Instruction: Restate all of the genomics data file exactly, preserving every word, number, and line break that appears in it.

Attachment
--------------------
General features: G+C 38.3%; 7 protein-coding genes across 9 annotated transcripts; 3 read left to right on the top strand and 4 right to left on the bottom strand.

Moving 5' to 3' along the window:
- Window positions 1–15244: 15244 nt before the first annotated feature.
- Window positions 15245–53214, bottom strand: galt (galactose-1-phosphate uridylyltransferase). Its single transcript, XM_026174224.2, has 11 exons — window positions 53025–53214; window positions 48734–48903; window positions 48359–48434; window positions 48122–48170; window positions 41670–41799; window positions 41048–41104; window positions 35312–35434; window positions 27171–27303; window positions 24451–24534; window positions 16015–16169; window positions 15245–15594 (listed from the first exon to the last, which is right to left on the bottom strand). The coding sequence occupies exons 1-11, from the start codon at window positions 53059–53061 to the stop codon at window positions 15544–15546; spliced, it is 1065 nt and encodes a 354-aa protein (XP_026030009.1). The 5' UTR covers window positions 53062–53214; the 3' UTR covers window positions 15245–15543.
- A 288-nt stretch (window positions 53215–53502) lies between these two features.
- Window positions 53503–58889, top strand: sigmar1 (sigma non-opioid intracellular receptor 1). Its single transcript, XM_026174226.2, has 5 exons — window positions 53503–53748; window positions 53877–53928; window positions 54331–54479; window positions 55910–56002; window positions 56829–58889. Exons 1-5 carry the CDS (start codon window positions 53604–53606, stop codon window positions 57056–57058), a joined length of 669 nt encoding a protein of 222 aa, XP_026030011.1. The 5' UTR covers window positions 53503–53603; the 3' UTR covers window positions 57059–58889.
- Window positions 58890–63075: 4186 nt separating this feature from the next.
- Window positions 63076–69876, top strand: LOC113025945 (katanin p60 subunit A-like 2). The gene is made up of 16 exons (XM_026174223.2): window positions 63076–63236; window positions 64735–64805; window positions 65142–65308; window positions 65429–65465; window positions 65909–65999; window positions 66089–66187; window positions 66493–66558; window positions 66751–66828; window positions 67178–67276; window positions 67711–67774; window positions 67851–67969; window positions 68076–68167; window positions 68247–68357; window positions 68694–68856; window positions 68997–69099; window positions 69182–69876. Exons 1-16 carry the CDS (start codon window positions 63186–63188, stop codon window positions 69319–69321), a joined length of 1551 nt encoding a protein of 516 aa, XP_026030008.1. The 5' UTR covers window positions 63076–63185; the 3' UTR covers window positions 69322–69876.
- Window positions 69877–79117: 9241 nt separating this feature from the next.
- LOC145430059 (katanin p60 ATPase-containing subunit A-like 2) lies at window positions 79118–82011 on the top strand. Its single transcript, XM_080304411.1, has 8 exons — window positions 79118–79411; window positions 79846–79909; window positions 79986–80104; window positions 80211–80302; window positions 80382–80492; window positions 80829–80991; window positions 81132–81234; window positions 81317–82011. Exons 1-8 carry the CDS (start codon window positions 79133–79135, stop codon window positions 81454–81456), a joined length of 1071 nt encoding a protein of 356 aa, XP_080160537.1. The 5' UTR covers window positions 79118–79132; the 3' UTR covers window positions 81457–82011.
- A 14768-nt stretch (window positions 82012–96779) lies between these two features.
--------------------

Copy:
General features: G+C 38.3%; 7 protein-coding genes across 9 annotated transcripts; 3 read left to right on the top strand and 4 right to left on the bottom strand.

Moving 5' to 3' along the window:
- Window positions 1–15244: 15244 nt before the first annotated feature.
- Window positions 15245–53214, bottom strand: galt (galactose-1-phosphate uridylyltransferase). Its single transcript, XM_026174224.2, has 11 exons — window positions 53025–53214; window positions 48734–48903; window positions 48359–48434; window positions 48122–48170; window positions 41670–41799; window positions 41048–41104; window positions 35312–35434; window positions 27171–27303; window positions 24451–24534; window positions 16015–16169; window positions 15245–15594 (listed from the first exon to the last, which is right to left on the bottom strand). The coding sequence occupies exons 1-11, from the start codon at window positions 53059–53061 to the stop codon at window positions 15544–15546; spliced, it is 1065 nt and encodes a 354-aa protein (XP_026030009.1). The 5' UTR covers window positions 53062–53214; the 3' UTR covers window positions 15245–15543.
- A 288-nt stretch (window positions 53215–53502) lies between these two features.
- Window positions 53503–58889, top strand: sigmar1 (sigma non-opioid intracellular receptor 1). Its single transcript, XM_026174226.2, has 5 exons — window positions 53503–53748; window positions 53877–53928; window positions 54331–54479; window positions 55910–56002; window positions 56829–58889. Exons 1-5 carry the CDS (start codon window positions 53604–53606, stop codon window positions 57056–57058), a joined length of 669 nt encoding a protein of 222 aa, XP_026030011.1. The 5' UTR covers window positions 53503–53603; the 3' UTR covers window positions 57059–58889.
- Window positions 58890–63075: 4186 nt separating this feature from the next.
- Window positions 63076–69876, top strand: LOC113025945 (katanin p60 subunit A-like 2). The gene is made up of 16 exons (XM_026174223.2): window positions 63076–63236; window positions 64735–64805; window positions 65142–65308; window positions 65429–65465; window positions 65909–65999; window positions 66089–66187; window positions 66493–66558; window positions 66751–66828; window positions 67178–67276; window positions 67711–67774; window positions 67851–67969; window positions 68076–68167; window positions 68247–68357; window positions 68694–68856; window positions 68997–69099; window positions 69182–69876. Exons 1-16 carry the CDS (start codon window positions 63186–63188, stop codon window positions 69319–69321), a joined length of 1551 nt encoding a protein of 516 aa, XP_026030008.1. The 5' UTR covers window positions 63076–63185; the 3' UTR covers window positions 69322–69876.
- Window positions 69877–79117: 9241 nt separating this feature from the next.
- LOC145430059 (katanin p60 ATPase-containing subunit A-like 2) lies at window positions 79118–82011 on the top strand. Its single transcript, XM_080304411.1, has 8 exons — window positions 79118–79411; window positions 79846–79909; window positions 79986–80104; window positions 80211–80302; window positions 80382–80492; window positions 80829–80991; window positions 81132–81234; window positions 81317–82011. Exons 1-8 carry the CDS (start codon window positions 79133–79135, stop codon window positions 81454–81456), a joined length of 1071 nt encoding a protein of 356 aa, XP_080160537.1. The 5' UTR covers window positions 79118–79132; the 3' UTR covers window positions 81457–82011.
- A 14768-nt stretch (window positions 82012–96779) lies between these two features.